• Farmer/fisherman files a Chapter 12 petition with the bankruptcy court
• Twenty to 35 days after filing petition, the bankruptcy court holds a meeting of creditors
• Within 90 days of filing the initial petition, the farmer must submit a reorganization plan to the court
• The court confirms or rejects the plan
• If confirmed, the farmer/fisherman will stay in bankruptcy three to five years
• The farmer/fisherman is discharged from bankruptcy and continues to make long term debt payments
What Happens After the
Three or Five Years?
The debtor (farmer or fisherman) will receive a discharge after completing all payments under the Chapter 12 plan as long as the debtor certifies all domestic support obligations were paid.
To review, domestic supports include alimony or child support.
Alternatively, the court may grant a “hardship discharge” to a chapter 12 debtor even though the debtor has failed to complete plan payments. This is available only to a debtor who failed to complete plan payments due to circumstances beyond the debtor’s control and through no fault of the debtor.
For example, a farmer or fisherman with an injury or illness precluding employment may result in a hardship to repay debts.
Possibly one of the most advantageous parts of Chapter 12 is the ability of the farmer or fisherman to reduce secured debt to the value of the collateral. For example, a farmer borrows $400,000 to purchase dairy cows which provide the collateral to secure the loan.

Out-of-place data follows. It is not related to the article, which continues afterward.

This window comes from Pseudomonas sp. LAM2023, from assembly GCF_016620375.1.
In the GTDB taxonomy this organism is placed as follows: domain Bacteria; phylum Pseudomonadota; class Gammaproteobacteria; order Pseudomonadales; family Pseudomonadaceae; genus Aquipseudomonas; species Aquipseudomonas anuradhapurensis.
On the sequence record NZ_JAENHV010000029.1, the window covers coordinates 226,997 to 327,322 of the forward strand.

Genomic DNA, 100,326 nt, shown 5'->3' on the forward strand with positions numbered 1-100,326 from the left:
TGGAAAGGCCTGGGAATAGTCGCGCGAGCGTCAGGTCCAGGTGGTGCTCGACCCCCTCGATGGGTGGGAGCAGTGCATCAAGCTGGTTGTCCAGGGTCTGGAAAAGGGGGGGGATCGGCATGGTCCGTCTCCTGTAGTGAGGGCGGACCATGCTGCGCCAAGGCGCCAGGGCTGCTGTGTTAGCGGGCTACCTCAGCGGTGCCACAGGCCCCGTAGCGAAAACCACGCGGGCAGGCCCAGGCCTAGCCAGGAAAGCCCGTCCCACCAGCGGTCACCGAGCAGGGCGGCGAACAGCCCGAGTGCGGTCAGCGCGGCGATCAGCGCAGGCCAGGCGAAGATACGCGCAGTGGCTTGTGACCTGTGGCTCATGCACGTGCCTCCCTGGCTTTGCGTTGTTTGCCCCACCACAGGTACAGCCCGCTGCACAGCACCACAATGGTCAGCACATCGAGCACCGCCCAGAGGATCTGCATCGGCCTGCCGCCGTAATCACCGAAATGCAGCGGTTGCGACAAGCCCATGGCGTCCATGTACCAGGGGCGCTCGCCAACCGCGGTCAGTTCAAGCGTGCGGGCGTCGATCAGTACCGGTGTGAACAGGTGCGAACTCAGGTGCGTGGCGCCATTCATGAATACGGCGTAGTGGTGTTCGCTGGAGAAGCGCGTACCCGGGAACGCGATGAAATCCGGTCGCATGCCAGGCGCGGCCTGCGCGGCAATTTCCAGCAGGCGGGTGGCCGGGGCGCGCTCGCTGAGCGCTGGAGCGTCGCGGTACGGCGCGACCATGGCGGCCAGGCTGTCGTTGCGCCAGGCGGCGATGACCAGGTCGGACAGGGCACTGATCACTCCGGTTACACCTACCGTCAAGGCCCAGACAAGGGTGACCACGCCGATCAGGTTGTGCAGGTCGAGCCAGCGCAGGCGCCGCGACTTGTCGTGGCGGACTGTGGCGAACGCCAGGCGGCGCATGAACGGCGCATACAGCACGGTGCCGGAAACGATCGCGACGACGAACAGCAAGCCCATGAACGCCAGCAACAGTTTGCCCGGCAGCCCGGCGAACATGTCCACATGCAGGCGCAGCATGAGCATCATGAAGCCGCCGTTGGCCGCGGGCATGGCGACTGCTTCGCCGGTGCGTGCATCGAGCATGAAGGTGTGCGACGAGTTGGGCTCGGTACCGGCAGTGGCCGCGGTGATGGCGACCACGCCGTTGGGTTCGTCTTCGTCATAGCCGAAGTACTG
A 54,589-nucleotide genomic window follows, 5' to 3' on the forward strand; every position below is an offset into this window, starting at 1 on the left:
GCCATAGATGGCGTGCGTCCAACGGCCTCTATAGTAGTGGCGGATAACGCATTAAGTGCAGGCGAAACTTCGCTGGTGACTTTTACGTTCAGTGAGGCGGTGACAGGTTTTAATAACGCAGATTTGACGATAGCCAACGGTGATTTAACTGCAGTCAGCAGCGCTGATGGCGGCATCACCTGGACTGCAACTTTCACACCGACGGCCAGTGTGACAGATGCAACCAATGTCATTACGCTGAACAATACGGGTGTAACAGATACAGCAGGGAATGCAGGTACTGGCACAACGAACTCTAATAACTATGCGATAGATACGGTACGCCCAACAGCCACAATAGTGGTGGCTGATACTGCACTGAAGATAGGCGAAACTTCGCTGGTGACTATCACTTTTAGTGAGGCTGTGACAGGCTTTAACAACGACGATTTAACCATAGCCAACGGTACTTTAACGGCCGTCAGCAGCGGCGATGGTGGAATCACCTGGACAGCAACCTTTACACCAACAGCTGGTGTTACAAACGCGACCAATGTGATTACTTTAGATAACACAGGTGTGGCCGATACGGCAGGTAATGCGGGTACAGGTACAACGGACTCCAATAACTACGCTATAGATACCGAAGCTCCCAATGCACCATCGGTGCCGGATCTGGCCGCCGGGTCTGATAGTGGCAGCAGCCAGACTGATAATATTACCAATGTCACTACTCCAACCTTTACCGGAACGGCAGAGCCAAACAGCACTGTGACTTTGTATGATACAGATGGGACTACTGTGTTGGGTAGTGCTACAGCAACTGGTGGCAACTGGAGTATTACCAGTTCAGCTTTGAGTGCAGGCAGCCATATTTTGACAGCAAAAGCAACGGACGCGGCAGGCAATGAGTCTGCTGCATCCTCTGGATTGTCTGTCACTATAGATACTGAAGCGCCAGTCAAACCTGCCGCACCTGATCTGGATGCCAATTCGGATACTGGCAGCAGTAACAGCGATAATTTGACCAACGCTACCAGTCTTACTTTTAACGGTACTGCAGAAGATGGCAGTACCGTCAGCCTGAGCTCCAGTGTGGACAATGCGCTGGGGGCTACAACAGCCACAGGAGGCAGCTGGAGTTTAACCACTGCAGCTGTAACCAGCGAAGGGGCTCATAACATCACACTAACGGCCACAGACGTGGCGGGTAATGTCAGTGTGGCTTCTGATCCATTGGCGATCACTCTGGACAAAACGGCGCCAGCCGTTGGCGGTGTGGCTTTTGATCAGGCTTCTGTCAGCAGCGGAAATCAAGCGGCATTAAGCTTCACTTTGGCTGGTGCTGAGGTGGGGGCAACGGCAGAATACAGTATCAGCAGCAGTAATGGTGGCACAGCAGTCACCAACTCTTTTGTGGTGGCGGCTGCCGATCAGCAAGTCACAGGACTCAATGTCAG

Those dairy cows are determined to be worth $200,000 at the time of bankruptcy — thus the secured debt would be reduced to $200,000 while the remaining $200,000 would be considered unsecured debt.
Another point to remember is that a husband and wife may file a joint petition or individual petitions.
The official forms for Chapter 12 bankruptcy may be purchased at legal stationery stores or downloaded at www.uscourts.gov/bkforms/index.html.
Note: Again, it is important to first consult an attorney with bankruptcy expertise. This post is not to be considered legal advice or a thorough explanation of all Chapter 12 bankruptcy details.

 

A win for wildlife is a win for agriculture (July 26, 2016)

Keeping the Farm

By Genevieve Lister, Public Affairs Specialist, Natural Resources Conservation Service, Maryland

One-third of the land in Maryland is privately owned agricultural land, and these productive working farms produce the food and fiber essential to the Nation’s security and the health and well-being of its citizens. These lands also provide much of our state’s open space and the habitats wildlife need.
USDA’s Natural Resources Conservation Service works in close partnership with agricultural producers and other conservation partners to maintain productive working landscapes while integrating wildlife friendly conservation practices.